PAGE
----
IDEM, OAQ has used the U.S. EPA 1995 guidance in making permitting determinations and calculating PTE for emergency generators since its publication. IDEM, OAQ has always applied the 1995 guidance as issued and only used the reduced default PTE (500 hours of operation per year) for emergency stationary internal combustion engines that had the sole purpose of providing energy during times when electricity was not available from a utility or to pump water in the case of a fire or flood. The Technical Support Document for each permit IDEM, OAQ issued specifically identified the classification of the generator and the use of 500 hours per year in determining the PTE for the source. If a generator was used for any other purpose other than providing power during electrical outages or to pump water in the case of a fire or flood, the PTE for the generator was based on 8,760 hours of operation per year.

As of April 1, 2013 the federal rules at 40 CFR 60, Subpart IIII, 40 CFR 60, Subpart JJJJ, and 40 CFR 63, Subpart ZZZZ allow the use of emergency stationary internal combustion engines for maintenance checks and readiness testing and for emergency demand response for up to 100 hours per year. In addition, as part of the 100 hours per year, 50 hours per year of nonemergency use is allowed1.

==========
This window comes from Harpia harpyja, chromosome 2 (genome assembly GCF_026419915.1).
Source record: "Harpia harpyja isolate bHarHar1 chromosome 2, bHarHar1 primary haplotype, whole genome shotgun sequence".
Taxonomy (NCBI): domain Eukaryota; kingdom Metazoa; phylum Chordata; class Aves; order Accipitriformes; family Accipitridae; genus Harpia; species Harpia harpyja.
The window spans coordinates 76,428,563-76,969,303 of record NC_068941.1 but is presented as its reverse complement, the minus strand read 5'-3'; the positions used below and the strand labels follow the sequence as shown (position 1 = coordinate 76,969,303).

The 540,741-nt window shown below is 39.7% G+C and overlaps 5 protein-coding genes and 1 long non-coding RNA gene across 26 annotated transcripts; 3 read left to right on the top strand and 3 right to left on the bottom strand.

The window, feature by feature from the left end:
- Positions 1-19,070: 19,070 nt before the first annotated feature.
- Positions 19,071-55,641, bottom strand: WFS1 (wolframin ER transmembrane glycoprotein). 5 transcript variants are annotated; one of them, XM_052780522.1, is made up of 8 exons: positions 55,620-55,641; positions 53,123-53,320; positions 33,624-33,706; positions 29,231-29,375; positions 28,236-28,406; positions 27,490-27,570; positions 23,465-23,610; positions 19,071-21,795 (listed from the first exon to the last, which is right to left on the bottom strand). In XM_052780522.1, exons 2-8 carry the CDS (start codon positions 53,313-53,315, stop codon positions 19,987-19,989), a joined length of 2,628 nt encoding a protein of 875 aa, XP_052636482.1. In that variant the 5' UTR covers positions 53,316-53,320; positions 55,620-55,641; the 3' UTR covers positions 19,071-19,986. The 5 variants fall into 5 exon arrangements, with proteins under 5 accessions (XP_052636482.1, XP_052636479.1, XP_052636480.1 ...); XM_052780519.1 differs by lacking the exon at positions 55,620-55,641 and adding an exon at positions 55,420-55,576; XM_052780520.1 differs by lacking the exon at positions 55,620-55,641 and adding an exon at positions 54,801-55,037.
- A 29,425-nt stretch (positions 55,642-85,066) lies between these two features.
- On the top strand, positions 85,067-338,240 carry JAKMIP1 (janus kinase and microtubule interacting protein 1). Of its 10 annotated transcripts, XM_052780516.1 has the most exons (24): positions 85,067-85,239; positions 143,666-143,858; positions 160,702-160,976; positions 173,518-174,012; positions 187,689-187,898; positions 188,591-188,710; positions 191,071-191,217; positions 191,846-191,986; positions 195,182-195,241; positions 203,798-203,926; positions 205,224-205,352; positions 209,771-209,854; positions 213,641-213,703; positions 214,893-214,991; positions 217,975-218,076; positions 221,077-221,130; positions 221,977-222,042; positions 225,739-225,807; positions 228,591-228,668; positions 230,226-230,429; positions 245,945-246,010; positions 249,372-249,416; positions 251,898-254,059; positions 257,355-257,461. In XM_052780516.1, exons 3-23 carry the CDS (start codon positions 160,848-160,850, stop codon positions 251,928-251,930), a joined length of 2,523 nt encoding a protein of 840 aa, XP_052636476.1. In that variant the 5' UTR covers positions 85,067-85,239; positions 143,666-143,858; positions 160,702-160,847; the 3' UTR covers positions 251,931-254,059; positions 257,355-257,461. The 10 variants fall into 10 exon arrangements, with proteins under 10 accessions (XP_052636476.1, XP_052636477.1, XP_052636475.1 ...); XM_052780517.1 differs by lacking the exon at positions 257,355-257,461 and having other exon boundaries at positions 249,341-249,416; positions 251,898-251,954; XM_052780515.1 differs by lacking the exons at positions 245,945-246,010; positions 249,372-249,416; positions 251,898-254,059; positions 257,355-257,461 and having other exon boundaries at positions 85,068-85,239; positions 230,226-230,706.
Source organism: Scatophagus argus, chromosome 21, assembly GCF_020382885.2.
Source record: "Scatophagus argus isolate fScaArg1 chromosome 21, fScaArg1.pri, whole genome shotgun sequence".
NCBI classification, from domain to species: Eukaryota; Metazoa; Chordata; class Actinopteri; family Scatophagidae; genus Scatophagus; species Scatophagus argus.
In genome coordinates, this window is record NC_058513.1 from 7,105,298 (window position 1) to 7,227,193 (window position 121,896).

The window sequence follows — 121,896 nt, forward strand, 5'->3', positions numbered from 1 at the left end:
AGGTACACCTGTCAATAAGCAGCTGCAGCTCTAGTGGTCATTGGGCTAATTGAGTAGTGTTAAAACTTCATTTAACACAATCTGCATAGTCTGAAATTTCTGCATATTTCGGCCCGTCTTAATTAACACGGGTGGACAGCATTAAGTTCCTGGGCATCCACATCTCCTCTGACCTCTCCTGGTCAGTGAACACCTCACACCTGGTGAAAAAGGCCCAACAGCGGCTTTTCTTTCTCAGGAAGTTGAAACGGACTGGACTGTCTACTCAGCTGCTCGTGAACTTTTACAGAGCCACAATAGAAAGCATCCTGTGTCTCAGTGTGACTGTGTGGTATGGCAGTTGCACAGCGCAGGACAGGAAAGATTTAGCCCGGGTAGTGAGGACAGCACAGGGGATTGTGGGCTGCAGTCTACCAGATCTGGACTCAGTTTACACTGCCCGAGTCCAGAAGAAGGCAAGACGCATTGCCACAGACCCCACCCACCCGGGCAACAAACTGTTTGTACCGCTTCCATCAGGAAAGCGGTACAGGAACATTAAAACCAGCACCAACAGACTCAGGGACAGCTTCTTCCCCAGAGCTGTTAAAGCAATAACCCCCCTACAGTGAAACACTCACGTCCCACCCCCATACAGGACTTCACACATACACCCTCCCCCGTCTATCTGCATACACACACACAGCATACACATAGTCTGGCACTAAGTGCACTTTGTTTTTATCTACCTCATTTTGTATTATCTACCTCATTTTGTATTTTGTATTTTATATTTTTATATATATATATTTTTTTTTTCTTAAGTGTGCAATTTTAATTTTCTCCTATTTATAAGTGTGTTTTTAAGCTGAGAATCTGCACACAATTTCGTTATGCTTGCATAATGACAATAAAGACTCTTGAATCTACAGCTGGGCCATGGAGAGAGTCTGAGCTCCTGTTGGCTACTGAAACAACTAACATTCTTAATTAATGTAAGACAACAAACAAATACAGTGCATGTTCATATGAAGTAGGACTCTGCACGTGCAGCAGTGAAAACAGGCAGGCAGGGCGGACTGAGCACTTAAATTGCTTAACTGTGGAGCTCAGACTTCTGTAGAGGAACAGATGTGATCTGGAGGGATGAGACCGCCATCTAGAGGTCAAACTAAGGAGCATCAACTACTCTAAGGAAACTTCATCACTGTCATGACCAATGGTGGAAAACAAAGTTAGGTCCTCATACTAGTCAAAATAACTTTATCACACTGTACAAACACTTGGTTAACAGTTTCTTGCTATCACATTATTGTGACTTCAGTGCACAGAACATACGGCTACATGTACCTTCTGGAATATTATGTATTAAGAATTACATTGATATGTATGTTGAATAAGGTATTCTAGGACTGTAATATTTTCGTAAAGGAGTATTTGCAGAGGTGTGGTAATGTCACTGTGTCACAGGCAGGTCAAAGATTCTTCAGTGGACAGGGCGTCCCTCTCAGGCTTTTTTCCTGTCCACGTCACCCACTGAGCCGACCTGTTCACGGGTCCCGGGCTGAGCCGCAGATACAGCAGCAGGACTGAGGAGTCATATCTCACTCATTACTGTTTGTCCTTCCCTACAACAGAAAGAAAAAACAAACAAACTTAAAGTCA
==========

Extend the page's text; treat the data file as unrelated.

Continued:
U.S. EPA has not yet addressed how the changes to the federal provisions for emergency stationary internal combustion engines will impact the 1995 guidance. Because the NSPS and NESHAP allow for expanded uses for emergency stationary internal combustion engines, including "nonemergency" use, it is IDEM, OAQ's policy that a unit that qualifies as an emergency stationary internal combustion engine under the applicable NSPS or NESHAP will be considered to fall within the 1995 guidance for the purpose of calculating PTE (500 hours per year). However, it is also the policy of IDEM, OAQ that if an emergency stationary internal combustion engine is not operated within the operational constraints of the applicable NSPSs and NESHAP and is no longer considered to be an emergency stationary internal engine under the applicable rules, the IDEM, OAQ will consider it a nonemergency stationary internal engine and the PTE for the engine will be based on 8,760 hours of operation per year.